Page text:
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Antidepressants in U.S. Waterways Giving Fish Anxiety, Homicidal Behavior Antidepressants in U.S. Waterways Giving Fish Anxiety, Homicidal Behavior

Antidepressants in U.S. Waterways Giving Fish Anxiety, Homicidal Behavior

by Rodrigo Mejia
June 15, 2013



Among the prescription drugs found in U.S. waterways, antidepressants routinely edge out all other medications discarded or excreted by an increasing percentage of Americans struggling with anxiety disorder. 

New research indicates that all that foreign chemistry lining our waterways is having an adverse effect on fish behavior, plaguing them with anxiety, anti-social behavior, and homicidal tendency. The unpublished research, conducted by scientists at the University of Wisconsin-Milwaukee, exposed trace amounts of Prozac to young, developing fathead minnows and recorded the results.  

Brian Bienkowski at Environmental Health News translated the findings. 

Male minnows exposed to a small dose of the drug in laboratories ignored females. They spent more time under a tile, so their reproduction decreased and they took more time capturing prey, according to Rebecca Klaper, a professor of freshwater sciences who spoke about her findings at a Society of Environmental Toxicology and Chemistry conference last fall. Klaper said the doses of Prozac added to the fishes’ water were “very low concentrations,” 1 part per billion, which is found in some wastewater discharged into streams.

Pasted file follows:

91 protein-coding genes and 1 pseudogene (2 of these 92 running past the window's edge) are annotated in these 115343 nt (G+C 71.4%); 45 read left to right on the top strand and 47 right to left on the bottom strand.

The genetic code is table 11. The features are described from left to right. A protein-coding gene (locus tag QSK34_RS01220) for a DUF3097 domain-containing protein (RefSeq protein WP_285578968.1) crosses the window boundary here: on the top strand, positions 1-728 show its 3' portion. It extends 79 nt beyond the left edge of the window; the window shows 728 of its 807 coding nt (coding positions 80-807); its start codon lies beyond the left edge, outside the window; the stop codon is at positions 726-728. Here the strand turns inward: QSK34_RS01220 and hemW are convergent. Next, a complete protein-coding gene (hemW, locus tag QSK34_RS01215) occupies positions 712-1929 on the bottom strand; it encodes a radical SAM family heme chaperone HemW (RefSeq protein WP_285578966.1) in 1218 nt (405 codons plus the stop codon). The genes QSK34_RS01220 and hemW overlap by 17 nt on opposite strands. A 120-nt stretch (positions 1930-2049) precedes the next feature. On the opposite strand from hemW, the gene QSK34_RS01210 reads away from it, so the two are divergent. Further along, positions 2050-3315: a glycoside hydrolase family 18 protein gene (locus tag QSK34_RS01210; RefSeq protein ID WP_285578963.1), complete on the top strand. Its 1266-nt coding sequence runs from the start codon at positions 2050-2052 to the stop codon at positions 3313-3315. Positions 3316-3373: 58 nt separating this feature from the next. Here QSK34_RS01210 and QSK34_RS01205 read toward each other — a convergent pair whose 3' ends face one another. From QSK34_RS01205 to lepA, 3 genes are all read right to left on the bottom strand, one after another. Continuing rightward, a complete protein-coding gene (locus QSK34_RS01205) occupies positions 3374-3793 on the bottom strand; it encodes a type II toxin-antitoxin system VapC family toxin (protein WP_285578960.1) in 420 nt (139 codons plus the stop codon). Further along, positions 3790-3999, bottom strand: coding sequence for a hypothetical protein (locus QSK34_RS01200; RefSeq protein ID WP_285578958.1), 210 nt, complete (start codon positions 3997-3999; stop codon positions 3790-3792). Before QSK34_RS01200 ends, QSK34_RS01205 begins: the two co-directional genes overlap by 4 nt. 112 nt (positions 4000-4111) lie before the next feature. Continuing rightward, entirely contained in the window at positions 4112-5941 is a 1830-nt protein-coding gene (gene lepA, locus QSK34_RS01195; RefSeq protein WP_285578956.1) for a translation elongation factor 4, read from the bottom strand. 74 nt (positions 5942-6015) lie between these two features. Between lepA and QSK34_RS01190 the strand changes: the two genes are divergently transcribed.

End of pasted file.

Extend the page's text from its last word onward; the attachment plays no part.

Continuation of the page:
When the dose was increased, but still at levels found in some wastewater, females produced fewer eggs and males became aggressive, killing females in some cases, Klaper said at the conference.

Pharmaceuticals, not necessarily antidepressants like Prozac or Zoloft, have the tendency to accumulate in other fish species over time, wrote Bienkowski. He cited a 2010 report, issued in Sweden, which measured rainbow trout exposed to sewage effluent, or outflow. Levels of pharmaceuticals in their blood were, at times, equal to the amount needed to affect human brains.

A 2012 report by the World Health Organization (WHO) ruled that low concentrations of pharmaceuticals in drinking-water are unlikely to pose a risk to humans, but also admits that there are "very few systemic monitoring programs or comprehensive, systematic studies on the occurrence of pharmaceuticals in drinking-water." 

How Drugs Get In Your Water Supply


 

Photo of minnow from Shutterstock 

 

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